WASHINGTON — Yossi Olmert, the embattled younger brother of Acting Israeli Prime Minister Ehud Olmert, is getting a boost from Jewish organizations as he tries to remake himself in America after leaving a trail of bad debts and livid creditors in Israel.
The Israel Project, a Washington-based organization that tries to improve Israel’s image in the media, hired the younger Olmert last week as a scholar in residence. Jewish National Fund lists him on its roster of recommended lecturers as a “journalist and top Middle East expert,” and he has been hired by other Jewish organizations for speaking engagements.
Olmert, who will work out of New York, told the Forward that he is putting his life back together after a string of financial setbacks that have caused considerable embarrassment for his politically powerful brother and well-connected family.
“Everything is on the way toward resolution,” Olmert said. He denied Israeli media reports stating that he fled Israel and that he is hiding in America from his creditors. “Everyone knows where I am,” Olmert said. “I appear in public. I did not flee, and I am not in hiding.”
Jennifer Laszlo Mizrahi, the founder and president of The Israel Project, brushed off any suggestion that employing Olmert could cause an image problem for her organization.
“We are proud to have someone with Yossi Olmert’s depth of knowledge and commitment to Israel on our team,” Laszlo Mizrahi said. Among other things, Olmert will head the project’s New York bureau through the summer, instructing a program that introduces journalism students to Israel.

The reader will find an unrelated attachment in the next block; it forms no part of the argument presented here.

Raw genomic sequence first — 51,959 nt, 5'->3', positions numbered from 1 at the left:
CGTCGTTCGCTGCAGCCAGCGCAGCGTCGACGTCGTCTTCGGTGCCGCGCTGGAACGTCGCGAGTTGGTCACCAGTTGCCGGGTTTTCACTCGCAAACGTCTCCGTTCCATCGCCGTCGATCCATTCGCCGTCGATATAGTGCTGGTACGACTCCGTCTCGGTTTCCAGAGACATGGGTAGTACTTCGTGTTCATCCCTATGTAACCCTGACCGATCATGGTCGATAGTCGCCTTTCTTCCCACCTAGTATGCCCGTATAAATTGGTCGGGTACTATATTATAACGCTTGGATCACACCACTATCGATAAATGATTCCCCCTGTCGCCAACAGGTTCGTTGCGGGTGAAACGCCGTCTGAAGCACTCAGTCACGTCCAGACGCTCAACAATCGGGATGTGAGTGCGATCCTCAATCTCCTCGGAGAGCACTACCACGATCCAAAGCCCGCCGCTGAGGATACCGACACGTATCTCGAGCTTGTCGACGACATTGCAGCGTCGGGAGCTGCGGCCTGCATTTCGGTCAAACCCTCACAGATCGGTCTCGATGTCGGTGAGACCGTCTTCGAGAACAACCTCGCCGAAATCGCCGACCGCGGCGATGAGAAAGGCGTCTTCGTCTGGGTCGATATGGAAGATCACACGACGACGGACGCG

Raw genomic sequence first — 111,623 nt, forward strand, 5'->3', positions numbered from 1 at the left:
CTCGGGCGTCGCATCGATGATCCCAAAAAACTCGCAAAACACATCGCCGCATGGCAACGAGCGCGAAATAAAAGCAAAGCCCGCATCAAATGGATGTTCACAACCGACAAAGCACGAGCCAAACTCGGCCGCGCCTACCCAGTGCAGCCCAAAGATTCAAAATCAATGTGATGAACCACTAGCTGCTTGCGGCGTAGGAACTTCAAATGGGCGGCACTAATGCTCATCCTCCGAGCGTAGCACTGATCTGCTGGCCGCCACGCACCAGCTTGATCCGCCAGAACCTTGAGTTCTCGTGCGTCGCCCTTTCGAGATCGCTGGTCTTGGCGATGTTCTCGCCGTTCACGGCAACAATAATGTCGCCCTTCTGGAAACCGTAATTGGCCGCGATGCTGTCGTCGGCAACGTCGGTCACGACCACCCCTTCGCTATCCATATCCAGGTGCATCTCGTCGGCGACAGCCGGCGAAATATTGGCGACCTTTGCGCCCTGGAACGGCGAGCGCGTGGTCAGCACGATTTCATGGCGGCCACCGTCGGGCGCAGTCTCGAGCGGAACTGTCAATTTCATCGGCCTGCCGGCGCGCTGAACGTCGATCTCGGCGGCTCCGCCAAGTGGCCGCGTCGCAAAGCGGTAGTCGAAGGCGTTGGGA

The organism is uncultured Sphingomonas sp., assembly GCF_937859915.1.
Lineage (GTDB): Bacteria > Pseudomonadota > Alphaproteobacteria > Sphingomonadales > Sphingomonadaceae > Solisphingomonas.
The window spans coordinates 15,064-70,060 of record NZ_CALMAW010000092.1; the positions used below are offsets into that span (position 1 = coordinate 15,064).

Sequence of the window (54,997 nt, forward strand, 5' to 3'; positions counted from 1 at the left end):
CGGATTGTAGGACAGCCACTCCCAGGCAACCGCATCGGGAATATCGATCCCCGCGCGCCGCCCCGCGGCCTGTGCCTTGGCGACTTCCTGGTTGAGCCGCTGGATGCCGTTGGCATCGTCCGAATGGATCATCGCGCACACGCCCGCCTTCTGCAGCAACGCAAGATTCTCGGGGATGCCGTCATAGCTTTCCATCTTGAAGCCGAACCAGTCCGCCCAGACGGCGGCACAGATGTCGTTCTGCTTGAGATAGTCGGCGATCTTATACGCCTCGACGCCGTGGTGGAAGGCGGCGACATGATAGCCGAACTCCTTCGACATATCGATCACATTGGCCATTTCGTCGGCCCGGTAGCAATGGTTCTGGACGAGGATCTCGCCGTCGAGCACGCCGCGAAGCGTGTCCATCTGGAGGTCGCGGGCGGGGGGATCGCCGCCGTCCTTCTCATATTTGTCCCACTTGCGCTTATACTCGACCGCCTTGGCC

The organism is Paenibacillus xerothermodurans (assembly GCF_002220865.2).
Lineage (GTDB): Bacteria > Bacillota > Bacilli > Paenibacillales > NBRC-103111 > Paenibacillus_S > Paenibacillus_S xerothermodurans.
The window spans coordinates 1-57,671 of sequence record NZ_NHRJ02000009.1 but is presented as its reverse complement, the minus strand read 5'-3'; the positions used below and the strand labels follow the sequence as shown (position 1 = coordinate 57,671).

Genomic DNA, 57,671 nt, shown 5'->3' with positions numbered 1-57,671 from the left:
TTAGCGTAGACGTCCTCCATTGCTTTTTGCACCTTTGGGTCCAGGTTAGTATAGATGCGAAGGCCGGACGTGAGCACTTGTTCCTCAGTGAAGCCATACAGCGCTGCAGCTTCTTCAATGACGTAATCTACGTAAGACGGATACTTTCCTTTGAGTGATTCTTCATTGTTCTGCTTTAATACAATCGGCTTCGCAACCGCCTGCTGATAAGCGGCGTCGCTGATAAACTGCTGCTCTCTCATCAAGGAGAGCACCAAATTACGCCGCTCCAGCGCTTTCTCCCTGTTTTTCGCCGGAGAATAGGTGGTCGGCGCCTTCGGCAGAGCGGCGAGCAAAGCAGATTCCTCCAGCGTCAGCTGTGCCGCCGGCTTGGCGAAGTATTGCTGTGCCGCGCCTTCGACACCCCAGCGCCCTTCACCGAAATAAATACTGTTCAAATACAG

Laszlo Mizrahi noted that Olmert has a doctorate from the London School of Economics, wrote four books on the Middle East, and maintains excellent relationships with many journalists and political officials.
Yossi Olmert took risks in order to win public office over the past decade, and his financial entanglement was exploited by people who tried to damage his brother’s election campaign, Laszlo Mizrahi said.
Olmert came to the United States in August 2004, shortly after filing for bankruptcy in Israel, and has not returned since. He said that, in the past year-and-a-half, he has been living modestly in New York, making barely enough money to support himself, and hoping to earn a steady salary from a reputable American academic institution to repay some $600,000 that he reportedly owes his creditors. The extent to which his three brothers — including the acting prime minister — are helping him financially is not clear.
An expert on Syria, Olmert, 56, is a former university professor. In 1989 he became director of Israel’s Government Press Office and an adviser to then-Prime Minister Yitzhak Shamir. A loyal member of Likud for years, Olmert ran two failed campaigns in the mid-1990s for a Likud seat in the Knesset. Later he ran an expensive campaign to become the mayor of the city of Ra’anana, and failed again.
To finance these campaigns, Olmert spent a great deal of his own money; reportedly he made several bad business investments. As a result he accumulated debts and took loans to repay them, according to Israeli media reports.